Justice Integrity Prioject, DC News Workshop Preserves Lost Era of Press That Protected Public, Andrew Kreig, April 26, 2012. American University’s Investigative Reporting Workshop this week premiered an impressive documentary illustrating observations about journalism by 26 of the most distinguished American reporters and editors of the past half century. The Workshop’s executive editor, Charles Lewis, presented excerpts of the film, Investigating Power, at the National Press Club in the nation’s capital on April 26. He then led a panel discussion for three of featured journalists, who responded to tough questions from him and the audience. Panelists Bill Kovach, Barry Sussman and Dana Priest brought vast experience, concern and wisdom to their comments.

Justice Integrity Prioject, National Ridenhour Awards Honor Truth-Tellers, Patriots, Andrew Kreig, April 26, 2012. Four patriots told their inspiring stories of civic service at an unusually compelling awards ceremony April 25 at the National Press Club in Washington, DC. The ninth annual Ridenhour Prizes went to four who are “fostering the spirit of courage and truth,” plus film-makers for, “Semper Fi: Always Faithful.” Each speaker focused on a topic so important that it would be arbitrary to emphasize one over another. Better to list them in order of presentation and to recommend that readers see them on video. A free version of the 90-minute ceremony is posted on the Ridenhour site. The awards are named for the latKeith Judde Ron Ridenhour, the Vietnam veteran who in 1969 revealed the My Lai Massacre by United States forces. Each of this week's stories was a passionate, courageous call for justice.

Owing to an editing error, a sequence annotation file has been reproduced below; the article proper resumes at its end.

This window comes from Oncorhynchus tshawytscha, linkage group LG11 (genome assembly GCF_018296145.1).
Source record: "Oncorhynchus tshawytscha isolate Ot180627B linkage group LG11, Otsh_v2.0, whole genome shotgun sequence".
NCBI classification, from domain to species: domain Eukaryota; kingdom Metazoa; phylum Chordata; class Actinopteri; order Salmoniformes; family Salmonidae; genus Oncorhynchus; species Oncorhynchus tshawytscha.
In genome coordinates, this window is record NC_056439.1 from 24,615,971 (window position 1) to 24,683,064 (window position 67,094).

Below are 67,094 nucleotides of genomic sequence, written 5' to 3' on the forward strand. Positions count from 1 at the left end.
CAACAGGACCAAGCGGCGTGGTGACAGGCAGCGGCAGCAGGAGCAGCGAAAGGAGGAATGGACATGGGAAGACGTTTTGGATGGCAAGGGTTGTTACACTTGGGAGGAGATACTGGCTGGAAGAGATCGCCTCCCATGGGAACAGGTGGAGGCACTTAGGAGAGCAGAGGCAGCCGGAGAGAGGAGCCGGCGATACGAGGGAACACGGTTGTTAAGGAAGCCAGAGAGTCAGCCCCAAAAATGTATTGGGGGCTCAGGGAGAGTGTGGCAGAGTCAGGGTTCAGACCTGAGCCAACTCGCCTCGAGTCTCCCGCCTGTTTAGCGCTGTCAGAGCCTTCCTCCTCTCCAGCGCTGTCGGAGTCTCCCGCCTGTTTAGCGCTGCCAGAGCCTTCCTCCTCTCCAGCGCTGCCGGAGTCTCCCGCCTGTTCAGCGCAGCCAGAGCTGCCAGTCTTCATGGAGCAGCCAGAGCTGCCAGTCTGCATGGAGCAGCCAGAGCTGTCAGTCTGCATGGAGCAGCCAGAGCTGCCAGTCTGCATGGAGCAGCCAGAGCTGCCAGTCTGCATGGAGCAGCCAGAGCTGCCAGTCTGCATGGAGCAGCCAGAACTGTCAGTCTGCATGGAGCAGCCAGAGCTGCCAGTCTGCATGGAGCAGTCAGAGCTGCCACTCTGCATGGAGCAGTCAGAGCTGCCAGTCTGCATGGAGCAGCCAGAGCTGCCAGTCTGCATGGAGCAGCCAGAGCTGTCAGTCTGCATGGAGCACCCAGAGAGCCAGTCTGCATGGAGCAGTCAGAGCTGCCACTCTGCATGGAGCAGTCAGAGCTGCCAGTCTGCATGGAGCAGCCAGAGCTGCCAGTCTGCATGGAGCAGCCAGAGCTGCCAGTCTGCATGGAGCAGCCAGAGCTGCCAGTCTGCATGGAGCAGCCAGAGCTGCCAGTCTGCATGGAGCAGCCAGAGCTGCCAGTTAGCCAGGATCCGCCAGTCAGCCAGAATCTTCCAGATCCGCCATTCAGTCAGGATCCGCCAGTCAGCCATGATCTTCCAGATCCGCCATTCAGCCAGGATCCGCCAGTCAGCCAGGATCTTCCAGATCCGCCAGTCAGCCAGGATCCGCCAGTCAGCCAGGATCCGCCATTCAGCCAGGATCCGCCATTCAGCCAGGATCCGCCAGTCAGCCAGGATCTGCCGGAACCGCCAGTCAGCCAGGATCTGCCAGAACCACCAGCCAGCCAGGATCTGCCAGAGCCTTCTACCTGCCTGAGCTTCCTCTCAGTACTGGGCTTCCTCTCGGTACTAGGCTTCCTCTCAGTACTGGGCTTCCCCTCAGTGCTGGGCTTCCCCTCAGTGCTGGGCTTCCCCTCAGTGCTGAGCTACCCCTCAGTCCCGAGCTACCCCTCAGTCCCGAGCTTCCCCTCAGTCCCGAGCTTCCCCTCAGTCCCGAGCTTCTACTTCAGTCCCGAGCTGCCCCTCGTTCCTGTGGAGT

USA Today, Prisoner gets 41% against Obama in W.Va. primary, David Jackson, May 9, 2012. President Obama is so unpopular with some West Virginia Democrats that they voted for a prisoner in yesterday's primary. A prisoner in Texas, no less. Keith Judd, right, who is serving a 17-year sentence at the Beaumont Federal Correctional Institution in Texas for making threats, actually, got nearly 41% of the vote against Obama in the West Virginia Democratic primary.